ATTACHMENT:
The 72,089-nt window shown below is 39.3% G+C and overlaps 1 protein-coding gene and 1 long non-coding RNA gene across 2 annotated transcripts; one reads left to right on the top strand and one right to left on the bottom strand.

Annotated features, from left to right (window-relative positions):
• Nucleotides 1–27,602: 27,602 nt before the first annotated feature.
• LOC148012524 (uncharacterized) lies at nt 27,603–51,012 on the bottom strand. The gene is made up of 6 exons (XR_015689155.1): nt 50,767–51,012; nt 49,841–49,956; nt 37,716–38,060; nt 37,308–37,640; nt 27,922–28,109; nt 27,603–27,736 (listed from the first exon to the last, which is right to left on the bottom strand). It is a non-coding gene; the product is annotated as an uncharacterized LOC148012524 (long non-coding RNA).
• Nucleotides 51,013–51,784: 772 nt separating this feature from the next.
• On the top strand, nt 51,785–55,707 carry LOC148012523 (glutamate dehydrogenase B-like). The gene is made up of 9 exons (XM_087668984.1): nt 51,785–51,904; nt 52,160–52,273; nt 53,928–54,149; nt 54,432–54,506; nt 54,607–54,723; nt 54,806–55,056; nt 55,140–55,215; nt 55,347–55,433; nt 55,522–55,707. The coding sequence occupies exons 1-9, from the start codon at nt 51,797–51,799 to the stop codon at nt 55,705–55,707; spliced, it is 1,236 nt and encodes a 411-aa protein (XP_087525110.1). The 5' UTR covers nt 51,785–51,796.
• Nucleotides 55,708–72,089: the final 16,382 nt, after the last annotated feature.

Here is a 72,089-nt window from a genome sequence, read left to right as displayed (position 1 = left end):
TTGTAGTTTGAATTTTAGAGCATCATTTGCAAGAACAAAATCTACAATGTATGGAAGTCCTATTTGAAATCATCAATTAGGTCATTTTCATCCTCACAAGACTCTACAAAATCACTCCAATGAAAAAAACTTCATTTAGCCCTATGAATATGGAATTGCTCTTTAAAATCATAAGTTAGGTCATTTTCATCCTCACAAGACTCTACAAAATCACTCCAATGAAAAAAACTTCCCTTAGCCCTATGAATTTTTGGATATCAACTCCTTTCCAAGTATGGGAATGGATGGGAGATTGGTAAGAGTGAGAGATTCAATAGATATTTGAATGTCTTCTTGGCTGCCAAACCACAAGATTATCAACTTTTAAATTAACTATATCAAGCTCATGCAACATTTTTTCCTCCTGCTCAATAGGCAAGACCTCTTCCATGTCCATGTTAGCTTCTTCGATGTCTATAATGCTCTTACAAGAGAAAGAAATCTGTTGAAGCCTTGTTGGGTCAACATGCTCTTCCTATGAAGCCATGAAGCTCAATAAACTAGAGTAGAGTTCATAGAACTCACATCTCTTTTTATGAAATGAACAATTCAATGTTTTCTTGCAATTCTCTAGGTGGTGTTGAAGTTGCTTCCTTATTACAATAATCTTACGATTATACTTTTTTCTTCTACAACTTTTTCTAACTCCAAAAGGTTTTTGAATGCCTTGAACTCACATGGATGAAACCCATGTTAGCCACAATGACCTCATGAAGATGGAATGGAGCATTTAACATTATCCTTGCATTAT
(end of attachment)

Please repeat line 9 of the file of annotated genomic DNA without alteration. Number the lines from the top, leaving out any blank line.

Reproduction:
TTGTAGTTTGAATTTTAGAGCATCATTTGCAAGAACAAAATCTACAATGTATGGAAGTCCTATTTGAAATCATCAATTAGGTCATTTTCATCCTCACAAGACTCTACAAAATCACTCCAATGAAAAAAACTTCATTTAGCCCTATGAATATGGAATTGCTCTTTAAAATCATAAGTTAGGTCATTTTCATCCTCACAAGACTCTACAAAATCACTCCAATGAAAAAAACTTCCCTTAGCCCTATGAATTTTTGGATATCAACTCCTTTCCAAGTATGGGAATGGATGGGAGATTGGTAAGAGTGAGAGATTCAATAGATATTTGAATGTCTTCTTGGCTGCCAAACCACAAGATTATCAACTTTTAAATTAACTATATCAAGCTCATGCAACATTTTTTCCTCCTGCTCAATAGGCAAGACCTCTTCCATGTCCATGTTAGCTTCTTCGATGTCTATAATGCTCTTACAAGAGAAAGAAATCTGTTGAAGCCTTGTTGGGTCAACATGCTCTTCCTATGAAGCCATGAAGCTCAATAAACTAGAGTAGAGTTCATAGAACTCACATCTCTTTTTATGAAATGAACAATTCAATGTTTTCTTGCAATTCTCTAGGTGGTGTTGAAGTTGCTTCCTTATTACAATAATCTTACGATTATACTTTTTTCTTCTACAACTTTTTCTAACTCCAAAAGGTTTTTGAATGCCTTGAACTCACATGGATGAAACCCATGTTAGCCACAATGACCTCATGAAGATGGAATGGAGCATTTAACATTATCCTTGCATTAT